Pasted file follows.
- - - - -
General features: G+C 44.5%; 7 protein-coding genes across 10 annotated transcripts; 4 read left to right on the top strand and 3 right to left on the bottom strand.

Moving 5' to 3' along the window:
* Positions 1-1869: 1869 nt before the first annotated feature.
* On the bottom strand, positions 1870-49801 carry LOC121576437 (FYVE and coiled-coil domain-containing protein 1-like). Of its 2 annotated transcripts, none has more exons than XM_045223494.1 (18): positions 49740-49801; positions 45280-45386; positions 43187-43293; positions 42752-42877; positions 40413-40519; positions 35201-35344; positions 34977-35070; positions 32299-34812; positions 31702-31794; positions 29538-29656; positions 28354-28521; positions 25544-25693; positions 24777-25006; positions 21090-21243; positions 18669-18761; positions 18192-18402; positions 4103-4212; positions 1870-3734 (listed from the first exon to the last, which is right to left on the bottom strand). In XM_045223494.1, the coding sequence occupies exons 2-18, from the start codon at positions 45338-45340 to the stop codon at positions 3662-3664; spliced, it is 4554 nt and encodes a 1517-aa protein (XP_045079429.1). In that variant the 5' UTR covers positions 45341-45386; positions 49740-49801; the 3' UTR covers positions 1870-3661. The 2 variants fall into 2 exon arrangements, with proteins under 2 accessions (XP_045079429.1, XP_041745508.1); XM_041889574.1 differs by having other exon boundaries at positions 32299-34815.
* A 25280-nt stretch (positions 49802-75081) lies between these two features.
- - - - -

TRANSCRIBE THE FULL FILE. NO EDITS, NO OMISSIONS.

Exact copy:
General features: G+C 44.5%; 7 protein-coding genes across 10 annotated transcripts; 4 read left to right on the top strand and 3 right to left on the bottom strand.

Moving 5' to 3' along the window:
* Positions 1-1869: 1869 nt before the first annotated feature.
* On the bottom strand, positions 1870-49801 carry LOC121576437 (FYVE and coiled-coil domain-containing protein 1-like). Of its 2 annotated transcripts, none has more exons than XM_045223494.1 (18): positions 49740-49801; positions 45280-45386; positions 43187-43293; positions 42752-42877; positions 40413-40519; positions 35201-35344; positions 34977-35070; positions 32299-34812; positions 31702-31794; positions 29538-29656; positions 28354-28521; positions 25544-25693; positions 24777-25006; positions 21090-21243; positions 18669-18761; positions 18192-18402; positions 4103-4212; positions 1870-3734 (listed from the first exon to the last, which is right to left on the bottom strand). In XM_045223494.1, the coding sequence occupies exons 2-18, from the start codon at positions 45338-45340 to the stop codon at positions 3662-3664; spliced, it is 4554 nt and encodes a 1517-aa protein (XP_045079429.1). In that variant the 5' UTR covers positions 45341-45386; positions 49740-49801; the 3' UTR covers positions 1870-3661. The 2 variants fall into 2 exon arrangements, with proteins under 2 accessions (XP_045079429.1, XP_041745508.1); XM_041889574.1 differs by having other exon boundaries at positions 32299-34815.
* A 25280-nt stretch (positions 49802-75081) lies between these two features.